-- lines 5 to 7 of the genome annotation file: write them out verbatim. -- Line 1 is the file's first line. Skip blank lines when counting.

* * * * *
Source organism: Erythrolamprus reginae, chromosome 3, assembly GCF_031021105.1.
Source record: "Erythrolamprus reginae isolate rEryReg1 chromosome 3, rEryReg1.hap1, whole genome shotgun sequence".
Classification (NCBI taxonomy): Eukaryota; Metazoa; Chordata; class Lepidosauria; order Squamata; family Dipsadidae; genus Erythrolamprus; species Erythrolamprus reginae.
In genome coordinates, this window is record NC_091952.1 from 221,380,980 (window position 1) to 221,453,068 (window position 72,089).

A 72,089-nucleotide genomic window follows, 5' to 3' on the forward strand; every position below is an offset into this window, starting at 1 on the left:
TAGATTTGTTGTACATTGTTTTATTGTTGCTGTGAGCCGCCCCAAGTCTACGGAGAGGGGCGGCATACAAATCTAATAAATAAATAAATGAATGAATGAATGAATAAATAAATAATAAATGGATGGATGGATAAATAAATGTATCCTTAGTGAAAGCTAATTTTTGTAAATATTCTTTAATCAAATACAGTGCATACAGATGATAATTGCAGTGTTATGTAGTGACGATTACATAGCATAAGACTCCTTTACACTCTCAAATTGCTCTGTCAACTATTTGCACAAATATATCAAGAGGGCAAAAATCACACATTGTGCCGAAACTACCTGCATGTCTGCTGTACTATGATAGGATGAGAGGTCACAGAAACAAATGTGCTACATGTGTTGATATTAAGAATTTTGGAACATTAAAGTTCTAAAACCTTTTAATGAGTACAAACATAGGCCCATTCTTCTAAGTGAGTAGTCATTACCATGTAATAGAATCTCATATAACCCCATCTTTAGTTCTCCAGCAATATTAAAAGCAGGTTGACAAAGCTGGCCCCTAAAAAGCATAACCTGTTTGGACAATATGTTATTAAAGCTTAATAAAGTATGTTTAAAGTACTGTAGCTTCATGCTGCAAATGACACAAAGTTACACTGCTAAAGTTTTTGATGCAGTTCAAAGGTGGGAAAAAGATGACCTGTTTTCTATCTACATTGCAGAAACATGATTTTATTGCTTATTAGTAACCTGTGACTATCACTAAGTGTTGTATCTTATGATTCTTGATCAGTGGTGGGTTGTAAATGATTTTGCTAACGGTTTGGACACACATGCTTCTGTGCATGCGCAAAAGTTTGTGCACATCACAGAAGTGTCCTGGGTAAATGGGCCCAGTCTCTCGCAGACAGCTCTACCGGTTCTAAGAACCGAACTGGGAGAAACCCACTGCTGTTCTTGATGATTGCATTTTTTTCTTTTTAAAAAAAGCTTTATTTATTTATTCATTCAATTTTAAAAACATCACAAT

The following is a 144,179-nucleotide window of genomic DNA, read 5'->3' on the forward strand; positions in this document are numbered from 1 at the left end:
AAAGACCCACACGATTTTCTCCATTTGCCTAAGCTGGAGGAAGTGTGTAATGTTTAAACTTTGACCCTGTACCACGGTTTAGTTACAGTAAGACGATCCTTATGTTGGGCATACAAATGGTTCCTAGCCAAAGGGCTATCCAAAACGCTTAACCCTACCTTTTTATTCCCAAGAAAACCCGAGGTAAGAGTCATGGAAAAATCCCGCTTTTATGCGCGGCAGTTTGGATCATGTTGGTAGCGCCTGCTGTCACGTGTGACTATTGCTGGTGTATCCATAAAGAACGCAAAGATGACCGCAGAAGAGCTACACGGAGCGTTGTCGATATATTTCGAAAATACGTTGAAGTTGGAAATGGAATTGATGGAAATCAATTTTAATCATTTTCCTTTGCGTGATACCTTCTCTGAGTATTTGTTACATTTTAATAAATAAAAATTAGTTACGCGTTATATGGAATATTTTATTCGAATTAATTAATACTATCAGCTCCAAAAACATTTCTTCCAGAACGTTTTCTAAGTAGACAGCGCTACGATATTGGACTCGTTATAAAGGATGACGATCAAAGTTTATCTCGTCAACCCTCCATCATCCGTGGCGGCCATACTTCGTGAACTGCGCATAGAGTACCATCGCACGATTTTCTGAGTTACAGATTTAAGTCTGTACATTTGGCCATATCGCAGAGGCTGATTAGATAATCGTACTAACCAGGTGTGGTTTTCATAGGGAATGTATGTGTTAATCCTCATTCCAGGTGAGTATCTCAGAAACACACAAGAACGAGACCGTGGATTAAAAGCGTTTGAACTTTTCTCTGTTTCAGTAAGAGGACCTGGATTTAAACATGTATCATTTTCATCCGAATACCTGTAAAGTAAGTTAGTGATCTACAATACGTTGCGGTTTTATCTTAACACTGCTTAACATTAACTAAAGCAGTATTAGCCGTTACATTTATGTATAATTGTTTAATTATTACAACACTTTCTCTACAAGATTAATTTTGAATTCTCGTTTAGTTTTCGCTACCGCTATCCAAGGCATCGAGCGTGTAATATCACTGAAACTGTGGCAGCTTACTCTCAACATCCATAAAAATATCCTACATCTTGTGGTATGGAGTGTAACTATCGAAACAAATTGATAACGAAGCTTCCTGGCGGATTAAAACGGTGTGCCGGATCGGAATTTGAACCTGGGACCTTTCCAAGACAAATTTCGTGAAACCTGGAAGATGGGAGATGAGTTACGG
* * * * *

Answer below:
A 72,089-nucleotide genomic window follows, 5' to 3' on the forward strand; every position below is an offset into this window, starting at 1 on the left:
TAGATTTGTTGTACATTGTTTTATTGTTGCTGTGAGCCGCCCCAAGTCTACGGAGAGGGGCGGCATACAAATCTAATAAATAAATAAATGAATGAATGAATGAATAAATAAATAATAAATGGATGGATGGATAAATAAATGTATCCTTAGTGAAAGCTAATTTTTGTAAATATTCTTTAATCAAATACAGTGCATACAGATGATAATTGCAGTGTTATGTAGTGACGATTACATAGCATAAGACTCCTTTACACTCTCAAATTGCTCTGTCAACTATTTGCACAAATATATCAAGAGGGCAAAAATCACACATTGTGCCGAAACTACCTGCATGTCTGCTGTACTATGATAGGATGAGAGGTCACAGAAACAAATGTGCTACATGTGTTGATATTAAGAATTTTGGAACATTAAAGTTCTAAAACCTTTTAATGAGTACAAACATAGGCCCATTCTTCTAAGTGAGTAGTCATTACCATGTAATAGAATCTCATATAACCCCATCTTTAGTTCTCCAGCAATATTAAAAGCAGGTTGACAAAGCTGGCCCCTAAAAAGCATAACCTGTTTGGACAATATGTTATTAAAGCTTAATAAAGTATGTTTAAAGTACTGTAGCTTCATGCTGCAAATGACACAAAGTTACACTGCTAAAGTTTTTGATGCAGTTCAAAGGTGGGAAAAAGATGACCTGTTTTCTATCTACATTGCAGAAACATGATTTTATTGCTTATTAGTAACCTGTGACTATCACTAAGTGTTGTATCTTATGATTCTTGATCAGTGGTGGGTTGTAAATGATTTTGCTAACGGTTTGGACACACATGCTTCTGTGCATGCGCAAAAGTTTGTGCACATCACAGAAGTGTCCTGGGTAAATGGGCCCAGTCTCTCGCAGACAGCTCTACCGGTTCTAAGAACCGAACTGGGAGAAACCCACTGCTGTTCTTGATGATTGCATTTTTTTCTTTTTAAAAAAAGCTTTATTTATTTATTCATTCAATTTTAAAAACATCACAAT

The following is a 144,179-nucleotide window of genomic DNA, read 5'->3' on the forward strand; positions in this document are numbered from 1 at the left end: